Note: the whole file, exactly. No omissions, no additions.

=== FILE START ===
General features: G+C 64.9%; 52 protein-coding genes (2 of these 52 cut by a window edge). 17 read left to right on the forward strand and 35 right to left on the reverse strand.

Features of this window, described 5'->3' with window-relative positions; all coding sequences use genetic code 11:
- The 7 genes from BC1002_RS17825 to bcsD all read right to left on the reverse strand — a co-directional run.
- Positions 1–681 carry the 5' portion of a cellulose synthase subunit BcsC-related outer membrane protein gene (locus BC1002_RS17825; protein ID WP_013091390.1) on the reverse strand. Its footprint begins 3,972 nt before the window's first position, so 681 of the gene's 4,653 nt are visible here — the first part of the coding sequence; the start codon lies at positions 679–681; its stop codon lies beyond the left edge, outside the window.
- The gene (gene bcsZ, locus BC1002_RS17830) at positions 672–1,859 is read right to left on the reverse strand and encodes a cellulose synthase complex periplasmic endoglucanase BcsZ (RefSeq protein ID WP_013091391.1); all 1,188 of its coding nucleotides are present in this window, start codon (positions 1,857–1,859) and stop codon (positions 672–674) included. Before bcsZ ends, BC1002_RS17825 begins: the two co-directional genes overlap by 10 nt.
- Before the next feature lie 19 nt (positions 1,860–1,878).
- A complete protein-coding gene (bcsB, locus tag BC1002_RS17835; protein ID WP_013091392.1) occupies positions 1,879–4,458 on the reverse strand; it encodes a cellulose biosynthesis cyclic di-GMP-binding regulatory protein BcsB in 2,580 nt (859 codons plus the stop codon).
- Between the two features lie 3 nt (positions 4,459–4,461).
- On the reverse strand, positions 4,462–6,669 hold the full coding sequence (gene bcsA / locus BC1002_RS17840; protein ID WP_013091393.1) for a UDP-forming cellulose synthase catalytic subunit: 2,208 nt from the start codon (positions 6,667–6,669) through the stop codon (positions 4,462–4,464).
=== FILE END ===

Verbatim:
General features: G+C 64.9%; 52 protein-coding genes (2 of these 52 cut by a window edge). 17 read left to right on the forward strand and 35 right to left on the reverse strand.

Features of this window, described 5'->3' with window-relative positions; all coding sequences use genetic code 11:
- The 7 genes from BC1002_RS17825 to bcsD all read right to left on the reverse strand — a co-directional run.
- Positions 1–681 carry the 5' portion of a cellulose synthase subunit BcsC-related outer membrane protein gene (locus BC1002_RS17825; protein ID WP_013091390.1) on the reverse strand. Its footprint begins 3,972 nt before the window's first position, so 681 of the gene's 4,653 nt are visible here — the first part of the coding sequence; the start codon lies at positions 679–681; its stop codon lies beyond the left edge, outside the window.
- The gene (gene bcsZ, locus BC1002_RS17830) at positions 672–1,859 is read right to left on the reverse strand and encodes a cellulose synthase complex periplasmic endoglucanase BcsZ (RefSeq protein ID WP_013091391.1); all 1,188 of its coding nucleotides are present in this window, start codon (positions 1,857–1,859) and stop codon (positions 672–674) included. Before bcsZ ends, BC1002_RS17825 begins: the two co-directional genes overlap by 10 nt.
- Before the next feature lie 19 nt (positions 1,860–1,878).
- A complete protein-coding gene (bcsB, locus tag BC1002_RS17835; protein ID WP_013091392.1) occupies positions 1,879–4,458 on the reverse strand; it encodes a cellulose biosynthesis cyclic di-GMP-binding regulatory protein BcsB in 2,580 nt (859 codons plus the stop codon).
- Between the two features lie 3 nt (positions 4,459–4,461).
- On the reverse strand, positions 4,462–6,669 hold the full coding sequence (gene bcsA / locus BC1002_RS17840; protein ID WP_013091393.1) for a UDP-forming cellulose synthase catalytic subunit: 2,208 nt from the start codon (positions 6,667–6,669) through the stop codon (positions 4,462–4,464).